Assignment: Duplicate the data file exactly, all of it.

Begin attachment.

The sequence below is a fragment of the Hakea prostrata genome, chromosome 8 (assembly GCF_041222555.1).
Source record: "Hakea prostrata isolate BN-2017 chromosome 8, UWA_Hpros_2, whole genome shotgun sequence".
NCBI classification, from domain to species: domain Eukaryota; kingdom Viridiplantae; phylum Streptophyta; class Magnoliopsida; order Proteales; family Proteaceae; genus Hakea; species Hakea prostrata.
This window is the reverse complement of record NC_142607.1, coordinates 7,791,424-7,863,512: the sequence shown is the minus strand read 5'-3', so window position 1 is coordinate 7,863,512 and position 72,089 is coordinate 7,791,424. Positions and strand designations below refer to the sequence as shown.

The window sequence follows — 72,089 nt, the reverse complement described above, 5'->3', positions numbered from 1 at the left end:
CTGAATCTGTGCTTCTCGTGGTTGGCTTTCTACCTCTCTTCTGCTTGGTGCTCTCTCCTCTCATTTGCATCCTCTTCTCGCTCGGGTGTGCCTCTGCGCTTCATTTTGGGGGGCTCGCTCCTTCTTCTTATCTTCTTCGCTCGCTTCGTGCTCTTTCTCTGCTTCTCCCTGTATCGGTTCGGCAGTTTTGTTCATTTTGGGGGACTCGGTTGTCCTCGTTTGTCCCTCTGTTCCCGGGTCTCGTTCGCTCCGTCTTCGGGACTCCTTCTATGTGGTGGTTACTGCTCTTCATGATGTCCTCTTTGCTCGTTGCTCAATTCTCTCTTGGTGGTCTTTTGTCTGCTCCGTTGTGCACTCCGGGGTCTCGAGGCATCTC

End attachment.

The sequence below is a fragment of the Hakea prostrata genome, chromosome 8 (assembly GCF_041222555.1).
Source record: "Hakea prostrata isolate BN-2017 chromosome 8, UWA_Hpros_2, whole genome shotgun sequence".
NCBI classification, from domain to species: domain Eukaryota; kingdom Viridiplantae; phylum Streptophyta; class Magnoliopsida; order Proteales; family Proteaceae; genus Hakea; species Hakea prostrata.
This window is the reverse complement of record NC_142607.1, coordinates 7,791,424-7,863,512: the sequence shown is the minus strand read 5'-3', so window position 1 is coordinate 7,863,512 and position 72,089 is coordinate 7,791,424. Positions and strand designations below refer to the sequence as shown.

The window sequence follows — 72,089 nt, the reverse complement described above, 5'->3', positions numbered from 1 at the left end:
CTGAATCTGTGCTTCTCGTGGTTGGCTTTCTACCTCTCTTCTGCTTGGTGCTCTCTCCTCTCATTTGCATCCTCTTCTCGCTCGGGTGTGCCTCTGCGCTTCATTTTGGGGGGCTCGCTCCTTCTTCTTATCTTCTTCGCTCGCTTCGTGCTCTTTCTCTGCTTCTCCCTGTATCGGTTCGGCAGTTTTGTTCATTTTGGGGGACTCGGTTGTCCTCGTTTGTCCCTCTGTTCCCGGGTCTCGTTCGCTCCGTCTTCGGGACTCCTTCTATGTGGTGGTTACTGCTCTTCATGATGTCCTCTTTGCTCGTTGCTCAATTCTCTCTTGGTGGTCTTTTGTCTGCTCCGTTGTGCACTCCGGGGTCTCGAGGCATCTC